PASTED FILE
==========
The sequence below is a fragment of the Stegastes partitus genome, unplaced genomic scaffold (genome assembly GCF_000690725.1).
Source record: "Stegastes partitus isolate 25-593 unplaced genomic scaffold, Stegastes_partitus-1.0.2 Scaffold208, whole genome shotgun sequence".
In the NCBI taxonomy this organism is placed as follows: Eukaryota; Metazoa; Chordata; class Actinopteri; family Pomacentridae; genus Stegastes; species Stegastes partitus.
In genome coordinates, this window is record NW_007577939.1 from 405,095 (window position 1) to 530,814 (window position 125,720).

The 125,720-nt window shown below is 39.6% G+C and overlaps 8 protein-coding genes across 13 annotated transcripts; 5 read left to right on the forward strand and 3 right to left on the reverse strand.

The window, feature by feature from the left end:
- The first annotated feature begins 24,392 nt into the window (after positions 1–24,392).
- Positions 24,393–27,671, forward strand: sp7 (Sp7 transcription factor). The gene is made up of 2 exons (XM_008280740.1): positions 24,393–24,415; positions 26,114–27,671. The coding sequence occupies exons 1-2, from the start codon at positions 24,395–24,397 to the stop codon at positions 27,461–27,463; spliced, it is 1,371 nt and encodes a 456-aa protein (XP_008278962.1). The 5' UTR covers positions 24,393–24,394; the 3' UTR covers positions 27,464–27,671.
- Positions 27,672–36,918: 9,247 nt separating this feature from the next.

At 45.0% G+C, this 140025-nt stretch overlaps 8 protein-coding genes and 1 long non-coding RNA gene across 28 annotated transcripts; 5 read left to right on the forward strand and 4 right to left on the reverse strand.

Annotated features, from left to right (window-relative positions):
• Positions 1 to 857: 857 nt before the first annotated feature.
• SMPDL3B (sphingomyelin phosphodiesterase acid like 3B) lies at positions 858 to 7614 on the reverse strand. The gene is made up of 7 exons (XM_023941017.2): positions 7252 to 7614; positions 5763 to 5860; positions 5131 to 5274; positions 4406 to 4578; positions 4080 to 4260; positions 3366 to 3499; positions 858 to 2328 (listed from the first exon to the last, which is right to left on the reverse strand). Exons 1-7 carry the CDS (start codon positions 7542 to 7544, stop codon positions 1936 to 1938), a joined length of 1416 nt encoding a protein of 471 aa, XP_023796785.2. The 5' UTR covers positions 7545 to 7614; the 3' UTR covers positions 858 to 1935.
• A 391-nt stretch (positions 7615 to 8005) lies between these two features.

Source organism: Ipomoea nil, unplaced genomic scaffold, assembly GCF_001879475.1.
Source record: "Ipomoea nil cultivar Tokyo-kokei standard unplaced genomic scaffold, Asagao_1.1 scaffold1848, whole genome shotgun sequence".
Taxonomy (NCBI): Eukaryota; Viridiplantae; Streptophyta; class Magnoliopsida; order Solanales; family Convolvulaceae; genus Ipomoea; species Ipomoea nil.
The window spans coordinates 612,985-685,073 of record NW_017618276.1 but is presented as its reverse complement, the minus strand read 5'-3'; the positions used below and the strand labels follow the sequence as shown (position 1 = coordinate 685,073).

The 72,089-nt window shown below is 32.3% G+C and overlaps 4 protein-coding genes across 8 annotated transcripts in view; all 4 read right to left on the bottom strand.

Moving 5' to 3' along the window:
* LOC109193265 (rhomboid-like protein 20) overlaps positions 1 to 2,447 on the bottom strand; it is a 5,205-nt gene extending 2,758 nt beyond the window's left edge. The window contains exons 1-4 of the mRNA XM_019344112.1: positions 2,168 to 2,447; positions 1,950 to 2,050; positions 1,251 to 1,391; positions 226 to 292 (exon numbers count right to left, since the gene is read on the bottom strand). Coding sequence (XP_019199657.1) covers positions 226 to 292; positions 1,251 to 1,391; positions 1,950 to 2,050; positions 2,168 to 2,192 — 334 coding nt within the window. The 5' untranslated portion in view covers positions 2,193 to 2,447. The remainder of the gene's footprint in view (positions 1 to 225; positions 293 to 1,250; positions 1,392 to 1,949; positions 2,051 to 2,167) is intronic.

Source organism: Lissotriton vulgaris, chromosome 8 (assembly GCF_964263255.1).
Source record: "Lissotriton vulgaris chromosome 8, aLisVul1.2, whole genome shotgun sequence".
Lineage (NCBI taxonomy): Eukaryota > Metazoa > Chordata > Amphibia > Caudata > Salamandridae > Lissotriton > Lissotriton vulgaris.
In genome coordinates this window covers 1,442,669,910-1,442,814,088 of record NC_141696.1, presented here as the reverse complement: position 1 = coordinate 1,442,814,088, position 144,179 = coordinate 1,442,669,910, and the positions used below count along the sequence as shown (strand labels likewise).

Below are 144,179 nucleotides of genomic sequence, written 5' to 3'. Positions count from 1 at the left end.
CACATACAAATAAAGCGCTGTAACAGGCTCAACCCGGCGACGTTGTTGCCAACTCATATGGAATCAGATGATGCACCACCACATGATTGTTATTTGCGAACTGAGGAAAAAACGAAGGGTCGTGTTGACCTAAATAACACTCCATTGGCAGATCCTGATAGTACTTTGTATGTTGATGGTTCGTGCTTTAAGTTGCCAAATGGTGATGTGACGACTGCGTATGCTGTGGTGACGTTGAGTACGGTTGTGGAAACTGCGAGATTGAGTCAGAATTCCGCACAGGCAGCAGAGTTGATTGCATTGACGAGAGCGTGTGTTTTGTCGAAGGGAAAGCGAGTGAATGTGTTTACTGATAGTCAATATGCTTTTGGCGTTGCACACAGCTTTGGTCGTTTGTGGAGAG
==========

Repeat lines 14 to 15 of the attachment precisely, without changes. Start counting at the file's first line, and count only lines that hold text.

• A 391-nt stretch (positions 7615 to 8005) lies between these two features.

Source organism: Ipomoea nil, unplaced genomic scaffold, assembly GCF_001879475.1.